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By Steve Kelman

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Soup, a sandwich and deficit reduction

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I recently saw a fascinating article in The Boston Globe that caught my eye, both on its own terms and in terms of possible implications for government.

The article was about the sandwich chain Panera Bread establishing a new "Panera Cares Café" in downtown Boston. The café, owned by the Panera Bread Foundation, looks like any other Panera Bread outlet and has the same menu. However, it has no cash registers. Instead, the menu shows suggested prices for each item. People who can afford it are asked to put that amount or more into collection baskets in the restaurant; those who cannot may eat for free or for whatever amount they feel they can pay. Panera is only asking/hoping that the café will cover its costs; there is no expectation that the outlet will make a profit for the company.

My first reaction to this story was that this is a wonderful idea, and an innovation. Some creative person thought up the idea of giving paying customers at the café the opportunity to keep the operation going for those who can’t afford to pay. This kind of approach was pioneered in India several decades ago, where the Aravind Eye Hospital in Madurai used revenues from paying eye surgery patients to fund free operations to save impoverished villagers from cataract-induced blindness.

In a strange (and not quite analogous) way, the gift shops that are now a major source of museum revenue represent a similar idea, namely getting revenue from one group of customers to fund or partly fund a nonprofit operation that otherwise would be dependent on donations.

So a shout-out to Panera Bread for doing this. (I hope it is not abused by people who could afford to pay and choose not to, or by people taking large amounts of food from the restaurant, perhaps for resale.)

I bring up this story in my blog, though, for slightly different reasons related to government management. First, to remind those in government of the power of innovative ideas. I doubt this idea was associated with profit-and-loss responsibility or financial reward. It was just thinking creatively, something that government folks should be able to do just as well.

Second (and much more speculatively – indeed, some may think I'm crazy), I wonder whether some government agencies might experiment with a version of this idea. I like to believe that there are at least some Americans who would like to make a contribution beyond their taxes, however small, to reducing the federal deficit.

People are of course in principle free to pay more taxes than they owe, but when we fork over our taxes, we are probably thinking more about how much we are paying, and not very much in the mood to help more. But what if some government agencies made available the possibility of an additional voluntary donation towards deficit reduction in the context of paying fees for various government-provided services, such as getting a passport or buying tickets to national parks?  Obviously, at best the amount of money such contributions would raise would be the tiniest of drops in the deficit ocean. But it would give citizens a chance to show patriotic engagement – and perhaps send a signal to politicians about some willingness to sacrifice in order to get our deficit down.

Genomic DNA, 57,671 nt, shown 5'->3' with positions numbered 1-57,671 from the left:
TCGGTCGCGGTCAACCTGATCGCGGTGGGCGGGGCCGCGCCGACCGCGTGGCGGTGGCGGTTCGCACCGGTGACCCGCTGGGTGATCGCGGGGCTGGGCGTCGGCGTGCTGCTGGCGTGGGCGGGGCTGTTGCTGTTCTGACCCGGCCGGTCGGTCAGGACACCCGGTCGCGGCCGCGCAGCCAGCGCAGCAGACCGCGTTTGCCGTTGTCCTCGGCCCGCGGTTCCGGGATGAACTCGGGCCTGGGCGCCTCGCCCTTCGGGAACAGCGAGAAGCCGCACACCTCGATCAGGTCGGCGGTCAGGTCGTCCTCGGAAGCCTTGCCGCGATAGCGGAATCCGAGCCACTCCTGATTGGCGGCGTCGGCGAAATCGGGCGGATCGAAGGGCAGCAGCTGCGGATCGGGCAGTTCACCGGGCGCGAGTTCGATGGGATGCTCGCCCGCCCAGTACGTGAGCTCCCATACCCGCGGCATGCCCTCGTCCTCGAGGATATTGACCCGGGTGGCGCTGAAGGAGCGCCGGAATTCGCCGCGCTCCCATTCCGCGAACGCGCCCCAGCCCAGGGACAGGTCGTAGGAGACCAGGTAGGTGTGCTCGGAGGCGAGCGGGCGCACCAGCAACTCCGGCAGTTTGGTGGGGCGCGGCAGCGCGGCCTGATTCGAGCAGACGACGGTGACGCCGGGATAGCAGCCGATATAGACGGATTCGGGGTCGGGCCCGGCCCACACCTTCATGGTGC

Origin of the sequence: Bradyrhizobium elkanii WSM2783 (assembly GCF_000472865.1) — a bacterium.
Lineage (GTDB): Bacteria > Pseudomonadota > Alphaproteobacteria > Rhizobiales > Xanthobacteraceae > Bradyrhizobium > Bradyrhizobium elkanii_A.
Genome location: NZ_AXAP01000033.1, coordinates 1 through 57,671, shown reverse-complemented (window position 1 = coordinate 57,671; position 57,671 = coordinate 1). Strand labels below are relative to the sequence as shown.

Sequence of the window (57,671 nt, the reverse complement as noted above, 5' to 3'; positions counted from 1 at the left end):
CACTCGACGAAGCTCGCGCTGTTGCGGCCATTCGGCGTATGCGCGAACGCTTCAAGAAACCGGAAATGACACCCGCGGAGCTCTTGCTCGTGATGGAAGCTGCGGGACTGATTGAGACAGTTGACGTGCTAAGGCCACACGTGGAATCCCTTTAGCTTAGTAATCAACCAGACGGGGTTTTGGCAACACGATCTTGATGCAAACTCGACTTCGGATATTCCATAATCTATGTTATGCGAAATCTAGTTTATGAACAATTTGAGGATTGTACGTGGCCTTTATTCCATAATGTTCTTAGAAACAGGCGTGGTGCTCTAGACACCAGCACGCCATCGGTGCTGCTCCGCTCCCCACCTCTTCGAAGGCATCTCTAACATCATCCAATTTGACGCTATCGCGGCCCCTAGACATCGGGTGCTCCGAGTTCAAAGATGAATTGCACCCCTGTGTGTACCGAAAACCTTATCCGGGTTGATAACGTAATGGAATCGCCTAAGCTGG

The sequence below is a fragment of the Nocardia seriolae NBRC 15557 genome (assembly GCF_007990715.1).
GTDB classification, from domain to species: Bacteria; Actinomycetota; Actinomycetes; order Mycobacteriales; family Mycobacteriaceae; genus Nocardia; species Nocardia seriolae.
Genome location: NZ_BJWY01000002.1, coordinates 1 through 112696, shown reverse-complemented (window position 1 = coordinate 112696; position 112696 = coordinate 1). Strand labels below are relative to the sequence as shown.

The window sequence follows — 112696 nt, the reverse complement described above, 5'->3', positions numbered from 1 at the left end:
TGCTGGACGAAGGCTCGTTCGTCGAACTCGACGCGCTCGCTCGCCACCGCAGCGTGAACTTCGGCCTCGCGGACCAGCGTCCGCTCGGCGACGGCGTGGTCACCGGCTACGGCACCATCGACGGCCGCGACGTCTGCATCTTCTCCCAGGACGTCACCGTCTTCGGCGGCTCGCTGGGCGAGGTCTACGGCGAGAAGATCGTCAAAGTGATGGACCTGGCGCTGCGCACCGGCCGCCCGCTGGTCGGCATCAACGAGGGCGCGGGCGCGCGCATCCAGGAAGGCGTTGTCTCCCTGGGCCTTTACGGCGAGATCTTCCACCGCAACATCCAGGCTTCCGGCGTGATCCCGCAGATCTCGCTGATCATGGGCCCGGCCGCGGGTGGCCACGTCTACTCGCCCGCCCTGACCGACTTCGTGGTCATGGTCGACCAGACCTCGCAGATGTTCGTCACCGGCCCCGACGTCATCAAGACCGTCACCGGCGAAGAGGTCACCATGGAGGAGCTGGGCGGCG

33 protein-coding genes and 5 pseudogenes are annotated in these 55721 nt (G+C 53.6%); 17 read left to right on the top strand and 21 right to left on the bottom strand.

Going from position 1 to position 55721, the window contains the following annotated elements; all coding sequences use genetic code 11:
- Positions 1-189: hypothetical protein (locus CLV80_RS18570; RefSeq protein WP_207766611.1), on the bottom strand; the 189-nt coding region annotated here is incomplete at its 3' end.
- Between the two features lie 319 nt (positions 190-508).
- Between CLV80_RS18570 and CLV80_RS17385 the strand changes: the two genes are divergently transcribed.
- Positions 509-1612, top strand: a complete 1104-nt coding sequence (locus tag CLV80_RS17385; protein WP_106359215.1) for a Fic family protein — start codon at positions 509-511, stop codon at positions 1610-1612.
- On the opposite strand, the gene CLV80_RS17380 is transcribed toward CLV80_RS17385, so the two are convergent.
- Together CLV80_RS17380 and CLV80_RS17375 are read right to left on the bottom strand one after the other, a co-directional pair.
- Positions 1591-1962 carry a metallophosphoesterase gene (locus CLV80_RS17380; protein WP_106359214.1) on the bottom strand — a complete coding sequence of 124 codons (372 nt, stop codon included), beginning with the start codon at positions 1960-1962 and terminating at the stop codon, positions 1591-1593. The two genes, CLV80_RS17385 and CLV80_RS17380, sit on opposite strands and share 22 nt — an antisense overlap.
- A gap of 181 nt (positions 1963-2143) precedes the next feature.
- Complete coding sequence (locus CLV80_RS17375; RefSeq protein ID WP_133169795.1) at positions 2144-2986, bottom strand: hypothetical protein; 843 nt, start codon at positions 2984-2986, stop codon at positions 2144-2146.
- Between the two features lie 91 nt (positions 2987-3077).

OK, so maybe I’m crazy. Any reactions?

Posted on Jan 29, 2013 at 12:09 PM


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Reader comments

Thu, Jan 31, 2013

Panera gives something of value to the customer and this approach can also help the less fortunate. In many cases I see my tax dollars being wasted, so why would I give them more?

Wed, Jan 30, 2013 Jeff Myers Washington

I gave voluntarily to the gov't in a different context. When my brother-in-laws brother passed away from diabetes, I looked through diabetes research charities, but found that most spend a lot of money of fund raising and administration. Then I looked up comparable data for the NIH National Institute on Kidney Disease and Diabetes. They spend less on administration, and nearly nothing on fund raising. Since they explicitly accept donations, I gave them money in memory of Daniel Zaldivar. All to say that government could ask for charitable donations in some contexts, and might actually get what it asks for...

Wed, Jan 30, 2013 Steve Kelman

Thanks all for these comments. Just a few reactions: I am aware that people can already volutarily send checks to the Treasury to help reduce the deficit; I was suggesting that -- maybe -- a higher voluntary fee for national park tickets or a passport would be psychologically more attractive. I am definitely not suggesting that this would make more than a symbolic dent in the huge deficit; it would be a statement about civic engagement. And I also raised the idea as an example of innovative thinking in general. Finally, Jim: What reservation have I left? :p

Wed, Jan 30, 2013

Steve, How would most people, including yourself, feel about your paycheck being based entirely on the mood of your employer? Lets say that one month they decide your pay should be only half as much as you normally get and the next a quarter as much. Would you be working for them a third month under those conditions? For you Steve, I am sure that there are many other people in this world who think that you could afford that pay cut because you make so much more than they do.

Wed, Jan 30, 2013 Harvey Baltimore

Sorry Steve but you're a bit late to that party. This has been available to taxpayers for a few years now although it hasn't really made a dent. Maybe they need a PSA to get the word out. http://www.treasurydirect.gov/govt/reports/pd/gift/gift.htm

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